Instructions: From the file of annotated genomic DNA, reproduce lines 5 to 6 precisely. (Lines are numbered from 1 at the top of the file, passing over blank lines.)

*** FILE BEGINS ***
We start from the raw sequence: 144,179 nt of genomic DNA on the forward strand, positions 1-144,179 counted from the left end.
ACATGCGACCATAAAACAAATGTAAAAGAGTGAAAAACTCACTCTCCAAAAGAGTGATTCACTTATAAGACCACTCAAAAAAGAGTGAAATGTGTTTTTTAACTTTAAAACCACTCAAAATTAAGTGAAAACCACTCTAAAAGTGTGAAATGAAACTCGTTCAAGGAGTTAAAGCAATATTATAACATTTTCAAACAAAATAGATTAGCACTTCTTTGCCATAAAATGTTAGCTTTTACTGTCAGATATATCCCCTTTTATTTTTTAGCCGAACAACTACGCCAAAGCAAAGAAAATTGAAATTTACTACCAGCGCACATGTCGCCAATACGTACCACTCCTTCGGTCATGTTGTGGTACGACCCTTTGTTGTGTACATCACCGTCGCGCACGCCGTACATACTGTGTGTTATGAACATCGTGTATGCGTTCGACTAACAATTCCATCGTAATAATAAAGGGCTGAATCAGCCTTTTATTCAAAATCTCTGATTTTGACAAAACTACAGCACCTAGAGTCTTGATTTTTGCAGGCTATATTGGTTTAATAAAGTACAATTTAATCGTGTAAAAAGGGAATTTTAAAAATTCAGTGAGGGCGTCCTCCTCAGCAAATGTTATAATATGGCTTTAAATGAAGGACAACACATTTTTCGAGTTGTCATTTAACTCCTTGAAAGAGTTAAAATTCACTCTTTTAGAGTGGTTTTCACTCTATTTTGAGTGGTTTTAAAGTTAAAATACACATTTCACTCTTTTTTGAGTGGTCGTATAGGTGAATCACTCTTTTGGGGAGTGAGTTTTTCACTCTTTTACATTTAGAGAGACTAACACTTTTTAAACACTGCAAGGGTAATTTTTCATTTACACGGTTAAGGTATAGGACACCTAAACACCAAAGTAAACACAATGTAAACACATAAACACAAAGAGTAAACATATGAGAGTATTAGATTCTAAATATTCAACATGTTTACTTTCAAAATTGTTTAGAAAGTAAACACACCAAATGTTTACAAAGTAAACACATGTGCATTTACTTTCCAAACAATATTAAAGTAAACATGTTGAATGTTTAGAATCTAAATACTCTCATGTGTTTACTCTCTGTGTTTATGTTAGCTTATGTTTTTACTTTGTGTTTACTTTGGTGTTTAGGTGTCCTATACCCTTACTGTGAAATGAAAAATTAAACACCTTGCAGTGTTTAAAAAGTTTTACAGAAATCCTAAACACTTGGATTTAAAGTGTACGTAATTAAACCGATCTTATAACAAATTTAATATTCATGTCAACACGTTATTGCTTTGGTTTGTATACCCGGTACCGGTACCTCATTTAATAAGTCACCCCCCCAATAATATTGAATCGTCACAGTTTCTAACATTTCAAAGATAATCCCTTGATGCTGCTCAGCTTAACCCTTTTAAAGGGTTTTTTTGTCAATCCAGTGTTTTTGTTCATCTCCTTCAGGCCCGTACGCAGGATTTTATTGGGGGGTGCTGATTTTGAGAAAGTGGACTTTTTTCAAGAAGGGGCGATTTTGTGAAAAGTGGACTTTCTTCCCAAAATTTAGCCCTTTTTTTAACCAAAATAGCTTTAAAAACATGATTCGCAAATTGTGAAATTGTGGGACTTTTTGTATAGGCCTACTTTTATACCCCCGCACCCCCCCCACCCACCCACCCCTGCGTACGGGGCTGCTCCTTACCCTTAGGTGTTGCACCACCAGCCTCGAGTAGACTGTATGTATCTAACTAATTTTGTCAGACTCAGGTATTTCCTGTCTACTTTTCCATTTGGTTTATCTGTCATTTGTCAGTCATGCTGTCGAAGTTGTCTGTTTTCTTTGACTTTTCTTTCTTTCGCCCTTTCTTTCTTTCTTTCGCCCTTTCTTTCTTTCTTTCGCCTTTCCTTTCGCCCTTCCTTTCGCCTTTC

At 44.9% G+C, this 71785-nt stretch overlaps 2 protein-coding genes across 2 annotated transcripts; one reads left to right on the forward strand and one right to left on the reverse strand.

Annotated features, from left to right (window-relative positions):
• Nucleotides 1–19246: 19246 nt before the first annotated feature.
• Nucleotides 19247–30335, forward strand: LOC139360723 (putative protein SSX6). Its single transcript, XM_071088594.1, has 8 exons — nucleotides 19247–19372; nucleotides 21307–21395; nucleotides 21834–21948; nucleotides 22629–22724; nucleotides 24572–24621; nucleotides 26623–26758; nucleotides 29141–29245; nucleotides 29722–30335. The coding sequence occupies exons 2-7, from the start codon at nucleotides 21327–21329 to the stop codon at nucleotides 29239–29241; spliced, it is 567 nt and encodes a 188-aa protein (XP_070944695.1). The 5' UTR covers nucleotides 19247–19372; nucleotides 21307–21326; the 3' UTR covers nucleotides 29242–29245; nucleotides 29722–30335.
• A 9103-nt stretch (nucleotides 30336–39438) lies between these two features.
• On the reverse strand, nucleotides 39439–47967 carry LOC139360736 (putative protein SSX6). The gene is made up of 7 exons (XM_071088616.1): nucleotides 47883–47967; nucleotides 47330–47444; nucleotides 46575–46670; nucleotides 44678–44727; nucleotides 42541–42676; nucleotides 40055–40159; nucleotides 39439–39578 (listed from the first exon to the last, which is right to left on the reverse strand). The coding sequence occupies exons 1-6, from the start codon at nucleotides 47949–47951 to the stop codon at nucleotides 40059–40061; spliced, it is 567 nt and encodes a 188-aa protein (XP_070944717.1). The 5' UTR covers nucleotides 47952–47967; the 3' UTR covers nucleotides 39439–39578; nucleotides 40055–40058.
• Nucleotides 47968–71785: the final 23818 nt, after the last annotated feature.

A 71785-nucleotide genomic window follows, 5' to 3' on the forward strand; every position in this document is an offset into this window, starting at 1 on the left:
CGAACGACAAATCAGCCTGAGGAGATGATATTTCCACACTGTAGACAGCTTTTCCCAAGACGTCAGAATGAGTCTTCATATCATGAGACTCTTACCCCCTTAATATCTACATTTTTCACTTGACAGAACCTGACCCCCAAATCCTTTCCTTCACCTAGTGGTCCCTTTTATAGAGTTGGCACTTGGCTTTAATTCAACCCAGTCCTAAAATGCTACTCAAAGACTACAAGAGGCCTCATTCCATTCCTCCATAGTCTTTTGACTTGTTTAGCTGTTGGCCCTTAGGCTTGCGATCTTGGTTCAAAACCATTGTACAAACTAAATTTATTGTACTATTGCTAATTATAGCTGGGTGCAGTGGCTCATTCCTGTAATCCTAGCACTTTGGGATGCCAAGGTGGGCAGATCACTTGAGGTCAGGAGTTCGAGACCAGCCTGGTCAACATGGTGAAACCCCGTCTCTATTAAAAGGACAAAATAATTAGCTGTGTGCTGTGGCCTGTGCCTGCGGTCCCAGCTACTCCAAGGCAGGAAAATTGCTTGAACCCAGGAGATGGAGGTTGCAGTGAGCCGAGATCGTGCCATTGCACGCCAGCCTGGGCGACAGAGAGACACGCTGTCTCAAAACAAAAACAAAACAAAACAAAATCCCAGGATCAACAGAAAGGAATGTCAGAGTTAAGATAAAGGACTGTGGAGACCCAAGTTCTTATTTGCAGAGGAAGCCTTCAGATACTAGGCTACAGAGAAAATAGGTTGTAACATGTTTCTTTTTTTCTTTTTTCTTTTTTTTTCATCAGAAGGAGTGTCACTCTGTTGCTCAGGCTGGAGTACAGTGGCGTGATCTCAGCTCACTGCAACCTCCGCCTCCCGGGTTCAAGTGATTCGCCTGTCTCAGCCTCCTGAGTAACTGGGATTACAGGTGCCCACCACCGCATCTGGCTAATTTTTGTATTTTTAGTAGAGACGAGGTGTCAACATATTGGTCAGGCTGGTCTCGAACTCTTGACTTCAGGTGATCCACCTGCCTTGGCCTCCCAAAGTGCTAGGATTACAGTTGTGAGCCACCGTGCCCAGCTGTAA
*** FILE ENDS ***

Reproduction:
• Nucleotides 1–19246: 19246 nt before the first annotated feature.
• Nucleotides 19247–30335, forward strand: LOC139360723 (putative protein SSX6). Its single transcript, XM_071088594.1, has 8 exons — nucleotides 19247–19372; nucleotides 21307–21395; nucleotides 21834–21948; nucleotides 22629–22724; nucleotides 24572–24621; nucleotides 26623–26758; nucleotides 29141–29245; nucleotides 29722–30335. The coding sequence occupies exons 2-7, from the start codon at nucleotides 21327–21329 to the stop codon at nucleotides 29239–29241; spliced, it is 567 nt and encodes a 188-aa protein (XP_070944695.1). The 5' UTR covers nucleotides 19247–19372; nucleotides 21307–21326; the 3' UTR covers nucleotides 29242–29245; nucleotides 29722–30335.